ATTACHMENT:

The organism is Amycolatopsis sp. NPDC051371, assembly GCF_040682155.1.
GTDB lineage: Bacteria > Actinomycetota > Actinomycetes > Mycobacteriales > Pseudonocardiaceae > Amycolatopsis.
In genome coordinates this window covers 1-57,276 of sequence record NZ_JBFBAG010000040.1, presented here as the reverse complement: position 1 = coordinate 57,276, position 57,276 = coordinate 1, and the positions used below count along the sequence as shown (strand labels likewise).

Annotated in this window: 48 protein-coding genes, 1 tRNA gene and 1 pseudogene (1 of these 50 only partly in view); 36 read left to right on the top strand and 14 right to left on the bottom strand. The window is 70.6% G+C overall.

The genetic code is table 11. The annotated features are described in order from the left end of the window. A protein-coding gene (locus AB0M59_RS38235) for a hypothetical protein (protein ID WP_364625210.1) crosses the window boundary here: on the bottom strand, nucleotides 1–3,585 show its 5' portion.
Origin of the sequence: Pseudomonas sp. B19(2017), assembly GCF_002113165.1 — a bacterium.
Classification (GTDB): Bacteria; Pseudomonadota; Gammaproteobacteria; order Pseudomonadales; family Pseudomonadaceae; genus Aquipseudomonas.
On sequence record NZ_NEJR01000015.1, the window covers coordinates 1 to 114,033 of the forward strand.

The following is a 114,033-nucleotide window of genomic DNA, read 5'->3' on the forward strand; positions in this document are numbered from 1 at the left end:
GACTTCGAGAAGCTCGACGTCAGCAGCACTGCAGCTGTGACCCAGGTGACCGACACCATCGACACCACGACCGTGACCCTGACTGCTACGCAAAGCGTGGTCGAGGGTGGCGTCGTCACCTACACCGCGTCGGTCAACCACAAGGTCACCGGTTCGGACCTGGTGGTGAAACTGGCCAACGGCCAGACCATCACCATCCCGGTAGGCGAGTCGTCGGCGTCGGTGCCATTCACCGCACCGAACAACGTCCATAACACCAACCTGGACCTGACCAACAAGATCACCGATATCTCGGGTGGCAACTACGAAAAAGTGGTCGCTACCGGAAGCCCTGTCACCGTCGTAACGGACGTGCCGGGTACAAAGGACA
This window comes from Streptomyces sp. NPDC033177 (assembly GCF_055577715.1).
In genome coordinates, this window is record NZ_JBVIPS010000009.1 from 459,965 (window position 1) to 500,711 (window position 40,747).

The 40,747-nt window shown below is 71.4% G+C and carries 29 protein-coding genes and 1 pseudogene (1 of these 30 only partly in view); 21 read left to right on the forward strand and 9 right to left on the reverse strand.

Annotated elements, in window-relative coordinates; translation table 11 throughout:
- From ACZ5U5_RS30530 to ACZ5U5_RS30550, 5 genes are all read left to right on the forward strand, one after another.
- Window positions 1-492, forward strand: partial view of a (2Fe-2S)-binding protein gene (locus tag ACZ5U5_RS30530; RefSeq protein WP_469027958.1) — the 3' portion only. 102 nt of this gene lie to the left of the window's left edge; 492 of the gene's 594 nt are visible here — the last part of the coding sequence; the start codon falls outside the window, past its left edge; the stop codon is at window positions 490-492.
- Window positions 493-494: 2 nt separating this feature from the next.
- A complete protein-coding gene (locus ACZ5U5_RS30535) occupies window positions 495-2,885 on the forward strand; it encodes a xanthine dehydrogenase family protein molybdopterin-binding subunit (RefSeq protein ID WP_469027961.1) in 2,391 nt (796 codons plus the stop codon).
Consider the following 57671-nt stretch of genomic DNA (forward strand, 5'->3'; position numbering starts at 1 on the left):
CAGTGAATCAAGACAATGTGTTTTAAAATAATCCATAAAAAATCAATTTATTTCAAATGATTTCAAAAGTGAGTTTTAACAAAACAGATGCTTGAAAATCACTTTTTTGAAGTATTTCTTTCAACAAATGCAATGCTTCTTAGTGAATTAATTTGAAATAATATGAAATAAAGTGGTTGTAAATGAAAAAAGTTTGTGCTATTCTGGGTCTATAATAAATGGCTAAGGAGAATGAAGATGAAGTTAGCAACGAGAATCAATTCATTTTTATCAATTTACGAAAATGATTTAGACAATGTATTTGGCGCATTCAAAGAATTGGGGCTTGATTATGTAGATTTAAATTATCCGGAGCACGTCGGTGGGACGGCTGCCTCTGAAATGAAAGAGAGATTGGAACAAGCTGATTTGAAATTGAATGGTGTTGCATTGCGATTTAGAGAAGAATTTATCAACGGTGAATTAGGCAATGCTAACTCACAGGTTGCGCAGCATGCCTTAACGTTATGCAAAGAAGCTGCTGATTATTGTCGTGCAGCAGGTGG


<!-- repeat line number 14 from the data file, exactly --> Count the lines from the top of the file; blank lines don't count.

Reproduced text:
Annotated elements, in window-relative coordinates; translation table 11 throughout: